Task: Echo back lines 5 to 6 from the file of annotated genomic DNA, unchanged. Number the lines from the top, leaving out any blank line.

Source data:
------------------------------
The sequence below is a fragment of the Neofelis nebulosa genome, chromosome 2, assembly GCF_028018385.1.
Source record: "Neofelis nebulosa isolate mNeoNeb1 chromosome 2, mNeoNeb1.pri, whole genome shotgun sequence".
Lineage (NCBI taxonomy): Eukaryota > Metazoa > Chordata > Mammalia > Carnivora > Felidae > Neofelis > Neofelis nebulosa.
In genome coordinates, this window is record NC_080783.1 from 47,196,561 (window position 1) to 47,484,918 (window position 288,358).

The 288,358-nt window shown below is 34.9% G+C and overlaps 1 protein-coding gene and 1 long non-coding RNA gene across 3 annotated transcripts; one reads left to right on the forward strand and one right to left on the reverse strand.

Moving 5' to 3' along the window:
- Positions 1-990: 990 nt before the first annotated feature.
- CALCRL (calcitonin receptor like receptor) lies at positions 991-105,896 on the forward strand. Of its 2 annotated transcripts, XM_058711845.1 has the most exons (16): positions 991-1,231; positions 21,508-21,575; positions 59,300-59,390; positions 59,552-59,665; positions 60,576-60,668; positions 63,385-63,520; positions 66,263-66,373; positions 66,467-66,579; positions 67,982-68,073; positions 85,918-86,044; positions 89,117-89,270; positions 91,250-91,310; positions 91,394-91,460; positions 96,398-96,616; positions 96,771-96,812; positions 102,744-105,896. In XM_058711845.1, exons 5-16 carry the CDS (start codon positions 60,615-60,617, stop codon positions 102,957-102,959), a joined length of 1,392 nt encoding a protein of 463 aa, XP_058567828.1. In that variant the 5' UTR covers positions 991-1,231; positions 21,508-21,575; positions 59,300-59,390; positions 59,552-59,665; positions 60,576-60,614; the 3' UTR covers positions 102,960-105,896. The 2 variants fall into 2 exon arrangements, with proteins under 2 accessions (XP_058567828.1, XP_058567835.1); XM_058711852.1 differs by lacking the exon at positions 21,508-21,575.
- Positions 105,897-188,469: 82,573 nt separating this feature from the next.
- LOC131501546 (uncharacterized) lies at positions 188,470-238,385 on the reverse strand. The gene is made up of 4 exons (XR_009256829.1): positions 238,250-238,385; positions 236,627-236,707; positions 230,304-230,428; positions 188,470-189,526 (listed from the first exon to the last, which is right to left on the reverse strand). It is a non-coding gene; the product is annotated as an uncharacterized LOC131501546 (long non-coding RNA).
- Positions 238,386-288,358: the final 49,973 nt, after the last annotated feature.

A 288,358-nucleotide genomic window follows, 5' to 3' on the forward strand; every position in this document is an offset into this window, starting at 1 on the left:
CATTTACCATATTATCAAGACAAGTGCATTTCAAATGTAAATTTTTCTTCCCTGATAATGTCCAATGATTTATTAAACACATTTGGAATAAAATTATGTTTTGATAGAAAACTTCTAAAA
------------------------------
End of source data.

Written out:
The 288,358-nt window shown below is 34.9% G+C and overlaps 1 protein-coding gene and 1 long non-coding RNA gene across 3 annotated transcripts; one reads left to right on the forward strand and one right to left on the reverse strand.

Moving 5' to 3' along the window: